California Cannabis Consulting
California Cannabis Regulations

Permit Licensing Law & Compliance for California Cannabis Regulations, 2019 Essential News, Information & Updates

California Cannabis Regulations

State Authority & Contact:

Bureau of Cannabis Control (CA Department of Consumer Affairs)
PO Box 419016, Rancho Cordova, CA 95741-9106
Phone: 1-833-768-5880

Manufactured Cannabis Safety Branch (CA Department of Public Health)
PO Box 997377, MS 7606, Sacramento CA 95899-7377
Phone: 855-421-7887

CalCannabis Cultivation Licensing (CA Department of Food & Agriculture)
Phone: 1-833-CALGROW (1-833-225-4769)

Scope of Licenses:

Medicinal (M-) and Adult-Use Recreational (A-):
  • Type 1 (Cultivation; Specialty outdoor; Small)
  • Type 1A (Cultivation; Specialty indoor; Small)
  • Type 1B (Cultivation; Specialty mixed-light; Small)
  • Type 1C (Cultivation; Specialty cottage; Small)
  • Type 2 (Cultivation; Outdoor; Small)
  • Type 2A (Cultivation; Indoor; Small)
  • Type 2B (Cultivation; Mixed-light; Small)
  • Type 3 (Cultivation; Outdoor; Medium)
  • Type 3A (Cultivation; Indoor; Medium)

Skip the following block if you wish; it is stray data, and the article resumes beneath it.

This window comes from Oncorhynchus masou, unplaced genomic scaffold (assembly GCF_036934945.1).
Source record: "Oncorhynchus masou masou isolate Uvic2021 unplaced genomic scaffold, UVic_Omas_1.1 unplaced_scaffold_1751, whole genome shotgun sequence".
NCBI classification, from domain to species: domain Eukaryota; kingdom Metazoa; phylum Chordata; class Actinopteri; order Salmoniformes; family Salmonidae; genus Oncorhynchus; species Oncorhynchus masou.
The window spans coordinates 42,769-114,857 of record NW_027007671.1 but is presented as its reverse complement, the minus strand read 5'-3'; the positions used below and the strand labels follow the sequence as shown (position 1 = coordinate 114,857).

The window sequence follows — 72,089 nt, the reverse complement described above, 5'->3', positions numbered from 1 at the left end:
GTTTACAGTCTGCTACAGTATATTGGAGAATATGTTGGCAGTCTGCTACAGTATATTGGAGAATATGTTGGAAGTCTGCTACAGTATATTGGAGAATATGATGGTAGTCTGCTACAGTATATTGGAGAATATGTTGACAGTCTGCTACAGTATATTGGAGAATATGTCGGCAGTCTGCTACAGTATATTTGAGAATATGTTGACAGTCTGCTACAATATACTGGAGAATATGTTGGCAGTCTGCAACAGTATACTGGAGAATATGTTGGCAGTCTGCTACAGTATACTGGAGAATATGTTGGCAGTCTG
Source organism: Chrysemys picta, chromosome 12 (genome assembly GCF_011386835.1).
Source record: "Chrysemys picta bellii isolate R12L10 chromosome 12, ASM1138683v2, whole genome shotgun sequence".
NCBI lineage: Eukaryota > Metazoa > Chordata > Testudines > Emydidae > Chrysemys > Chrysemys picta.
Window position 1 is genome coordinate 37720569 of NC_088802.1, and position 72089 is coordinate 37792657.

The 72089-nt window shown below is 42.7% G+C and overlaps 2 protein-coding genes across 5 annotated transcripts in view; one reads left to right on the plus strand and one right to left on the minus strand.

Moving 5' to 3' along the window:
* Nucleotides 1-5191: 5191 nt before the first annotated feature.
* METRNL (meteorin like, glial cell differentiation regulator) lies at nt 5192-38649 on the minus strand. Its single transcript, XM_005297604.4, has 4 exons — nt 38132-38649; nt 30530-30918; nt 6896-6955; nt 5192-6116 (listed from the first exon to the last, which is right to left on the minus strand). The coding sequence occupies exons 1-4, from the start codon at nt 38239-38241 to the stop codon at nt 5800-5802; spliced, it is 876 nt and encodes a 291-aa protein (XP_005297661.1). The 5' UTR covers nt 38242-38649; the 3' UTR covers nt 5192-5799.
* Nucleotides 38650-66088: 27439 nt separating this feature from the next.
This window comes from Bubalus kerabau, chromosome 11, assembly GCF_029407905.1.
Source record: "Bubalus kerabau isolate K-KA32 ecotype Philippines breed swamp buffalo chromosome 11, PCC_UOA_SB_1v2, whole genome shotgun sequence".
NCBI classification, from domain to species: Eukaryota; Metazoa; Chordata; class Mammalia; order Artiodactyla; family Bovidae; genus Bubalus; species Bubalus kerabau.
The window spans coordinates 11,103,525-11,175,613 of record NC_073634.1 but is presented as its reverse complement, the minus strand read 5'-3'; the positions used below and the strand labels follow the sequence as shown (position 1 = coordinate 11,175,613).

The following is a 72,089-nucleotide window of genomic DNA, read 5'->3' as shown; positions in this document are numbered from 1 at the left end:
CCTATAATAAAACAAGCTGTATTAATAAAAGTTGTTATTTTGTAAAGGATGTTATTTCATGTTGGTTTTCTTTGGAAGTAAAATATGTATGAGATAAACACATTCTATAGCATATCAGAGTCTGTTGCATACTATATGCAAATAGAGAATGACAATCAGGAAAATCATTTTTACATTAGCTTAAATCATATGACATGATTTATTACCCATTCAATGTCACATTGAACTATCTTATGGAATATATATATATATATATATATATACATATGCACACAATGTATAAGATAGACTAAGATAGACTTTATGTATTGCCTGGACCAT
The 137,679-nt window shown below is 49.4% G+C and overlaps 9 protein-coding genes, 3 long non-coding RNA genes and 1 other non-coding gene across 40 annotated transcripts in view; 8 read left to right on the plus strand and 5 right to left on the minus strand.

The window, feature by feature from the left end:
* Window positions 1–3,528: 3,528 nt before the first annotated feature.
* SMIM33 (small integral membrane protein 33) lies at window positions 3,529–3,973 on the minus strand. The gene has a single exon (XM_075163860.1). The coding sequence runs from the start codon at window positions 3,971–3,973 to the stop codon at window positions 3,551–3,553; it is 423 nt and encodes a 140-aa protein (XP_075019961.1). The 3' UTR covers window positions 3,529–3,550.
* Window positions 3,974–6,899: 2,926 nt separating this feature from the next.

• Type 3B (Cultivation; Mixed-light; Medium)
  • Type 4 (Cultivation; Nursery)
  • Type 5 (Cultivation; Outdoor; Large)
  • Type 5A (Cultivation; Indoor; Large)
  • Type 5B (Cultivation; Mixed-light; Large)
  • Type 6 (Manufacturer 1) Extraction: Non-volatile Solvents, Mechanical Methods
  • Type 7 (Manufacturer 2) Extraction: Volatile Solvents
  • Type N Infusions (optional packaging and labeling)
  • Type P Packaging & Labeling Only
  • Type S (coming soon, shared-use manufacturing facilities)
  • Type 8 (Testing Laboratory)
  • Type 9 (Non-Storefront Retailer)
  • Type 10 (Retailer)
  • Type 11 (Distributor)
  • Type 12 (Microbusiness)
  • Type 13 (Distributor Transport Only)
  • Type 14 (Cannabis Event Organizer)

California Cannabis Regulation References:


Frequently Asked Questions

What is the regular rulemaking process?